Friday, June 27, 2014

Campground Review: Giles French Park Rufus, OR

Stretching for 1.7 miles along the Oregon side of the Columbia River east of Rufus, OR, Giles French Park is owned and operated by the Army Corps of Engineers and, like most Corps of Engineers projects, allows free camping for up to 14 days.

The park is both a day use and overnight camping destination.
I spent two nights at the park in the middle of June preparatory to venturing into the state of Washington to meet up with Camping Buddy Becky for some Washington State Park camping.  Here's the data sheet on Giles French Park:

Hookups:                                 None
Fire ring:                                  No campfires allowed in Giles French
Water Access:                         No fresh water (bring what you’ll need)
Dump station:                          None
WiFi:                                       No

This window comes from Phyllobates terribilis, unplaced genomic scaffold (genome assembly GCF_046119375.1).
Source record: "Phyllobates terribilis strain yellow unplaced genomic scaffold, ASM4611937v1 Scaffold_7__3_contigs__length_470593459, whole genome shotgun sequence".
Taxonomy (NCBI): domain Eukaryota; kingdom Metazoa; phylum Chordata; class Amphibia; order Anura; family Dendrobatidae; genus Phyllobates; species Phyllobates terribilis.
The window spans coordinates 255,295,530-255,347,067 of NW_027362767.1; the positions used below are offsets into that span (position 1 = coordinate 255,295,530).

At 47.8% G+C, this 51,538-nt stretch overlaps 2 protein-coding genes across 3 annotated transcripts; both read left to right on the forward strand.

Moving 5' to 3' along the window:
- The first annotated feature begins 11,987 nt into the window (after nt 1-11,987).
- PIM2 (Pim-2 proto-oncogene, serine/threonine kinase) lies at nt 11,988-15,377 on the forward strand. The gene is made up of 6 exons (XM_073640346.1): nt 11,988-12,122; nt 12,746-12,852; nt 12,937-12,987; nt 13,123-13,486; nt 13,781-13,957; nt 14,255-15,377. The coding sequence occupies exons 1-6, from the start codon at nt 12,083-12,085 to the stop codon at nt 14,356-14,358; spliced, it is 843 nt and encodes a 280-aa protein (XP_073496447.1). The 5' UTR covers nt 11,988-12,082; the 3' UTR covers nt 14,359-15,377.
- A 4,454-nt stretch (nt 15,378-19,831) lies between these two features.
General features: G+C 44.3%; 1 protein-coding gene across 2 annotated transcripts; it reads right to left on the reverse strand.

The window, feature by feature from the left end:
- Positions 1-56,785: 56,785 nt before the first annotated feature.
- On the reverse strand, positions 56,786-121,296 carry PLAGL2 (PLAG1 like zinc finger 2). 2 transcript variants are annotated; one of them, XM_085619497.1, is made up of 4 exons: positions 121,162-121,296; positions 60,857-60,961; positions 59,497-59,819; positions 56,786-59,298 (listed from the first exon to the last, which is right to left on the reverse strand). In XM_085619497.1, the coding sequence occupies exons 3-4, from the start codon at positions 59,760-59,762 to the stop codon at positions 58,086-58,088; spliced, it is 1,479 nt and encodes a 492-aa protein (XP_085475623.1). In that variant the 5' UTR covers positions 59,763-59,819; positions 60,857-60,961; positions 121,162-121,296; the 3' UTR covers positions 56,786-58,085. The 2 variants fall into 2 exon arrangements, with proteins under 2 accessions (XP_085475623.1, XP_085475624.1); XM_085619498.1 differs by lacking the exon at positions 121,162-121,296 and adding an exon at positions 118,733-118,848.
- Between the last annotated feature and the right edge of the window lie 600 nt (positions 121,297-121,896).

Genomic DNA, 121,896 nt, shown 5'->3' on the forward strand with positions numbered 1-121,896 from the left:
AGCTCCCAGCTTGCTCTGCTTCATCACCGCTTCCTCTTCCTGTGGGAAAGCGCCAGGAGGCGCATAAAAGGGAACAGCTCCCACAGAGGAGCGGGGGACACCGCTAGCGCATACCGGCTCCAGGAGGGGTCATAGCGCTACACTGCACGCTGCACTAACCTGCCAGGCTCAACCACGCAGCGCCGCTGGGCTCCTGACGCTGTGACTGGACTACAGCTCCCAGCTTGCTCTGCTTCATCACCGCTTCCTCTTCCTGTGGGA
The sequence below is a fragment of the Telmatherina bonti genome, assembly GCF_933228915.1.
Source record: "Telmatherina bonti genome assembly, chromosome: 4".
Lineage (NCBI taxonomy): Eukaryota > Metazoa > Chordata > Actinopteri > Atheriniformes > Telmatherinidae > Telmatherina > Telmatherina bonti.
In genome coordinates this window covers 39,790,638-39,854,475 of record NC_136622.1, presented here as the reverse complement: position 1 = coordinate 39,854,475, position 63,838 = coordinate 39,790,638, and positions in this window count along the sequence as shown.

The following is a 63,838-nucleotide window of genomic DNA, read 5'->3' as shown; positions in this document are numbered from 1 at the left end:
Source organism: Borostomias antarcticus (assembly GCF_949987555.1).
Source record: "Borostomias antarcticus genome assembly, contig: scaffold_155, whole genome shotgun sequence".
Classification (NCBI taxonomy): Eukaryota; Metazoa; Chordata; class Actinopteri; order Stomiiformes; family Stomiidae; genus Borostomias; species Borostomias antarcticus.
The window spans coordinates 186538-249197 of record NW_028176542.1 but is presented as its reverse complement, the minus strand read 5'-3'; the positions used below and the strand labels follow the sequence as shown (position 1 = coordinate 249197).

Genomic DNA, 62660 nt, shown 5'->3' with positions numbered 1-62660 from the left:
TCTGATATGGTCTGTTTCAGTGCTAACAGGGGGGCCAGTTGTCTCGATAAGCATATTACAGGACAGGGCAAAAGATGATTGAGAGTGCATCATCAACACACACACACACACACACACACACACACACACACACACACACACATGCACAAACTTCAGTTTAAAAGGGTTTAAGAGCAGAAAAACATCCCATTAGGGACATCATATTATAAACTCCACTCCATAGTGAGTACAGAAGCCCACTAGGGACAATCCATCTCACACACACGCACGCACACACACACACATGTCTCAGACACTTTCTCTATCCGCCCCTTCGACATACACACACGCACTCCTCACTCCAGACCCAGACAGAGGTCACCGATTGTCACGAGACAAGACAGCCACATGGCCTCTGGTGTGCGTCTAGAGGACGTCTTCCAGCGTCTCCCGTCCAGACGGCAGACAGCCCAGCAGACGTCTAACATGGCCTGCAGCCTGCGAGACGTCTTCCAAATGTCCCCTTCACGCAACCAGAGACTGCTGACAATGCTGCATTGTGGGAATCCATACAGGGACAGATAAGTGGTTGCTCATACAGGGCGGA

Level sites:                              Yes
Laundry:                                  No
Store:                                      No (there is a store about a mile away)
Pool:                                       No
Shade:                                    Yes
Verizon reception:                   4G, 2 out of 4 bars
Millenicom reception:              2 out of 4 bars
Cost:                                      Free for up to 14 days

The park grass was pretty parched during my stay.
 One of the first impressions you get upon arriving at Giles French Park is how very windy it is.  The Columbia River has created a natural "wind tube" through hills on each side of it and during the day I don't think the winds were ever below 20 mph.

A wind farm across the Columbia on Washington's hills.
Closeup of the windmills -- there were hundreds!
The southern edge of the park (on the Oregon side) features an imposing cliff face.

This cliff ends the southern part of the park.

The park features a boat ramp into the Columbia River at it's western end which was in heavy use by fishermen.  The waters of the Columbia were pretty rough no doubt thanks to the high winds, not really "kayak-able". 

Whitecaps on the Columbia.
There were plenty of small trails in the park that went down the 15 feet from the park elevation to the riverbank and these were utilized by shore fisherman to fish.

A duck takes off from the Columbia.
On the way to Giles French Park I took this shot of Mt. Hood in the distance.

The obligatory Mt Hood blog photo!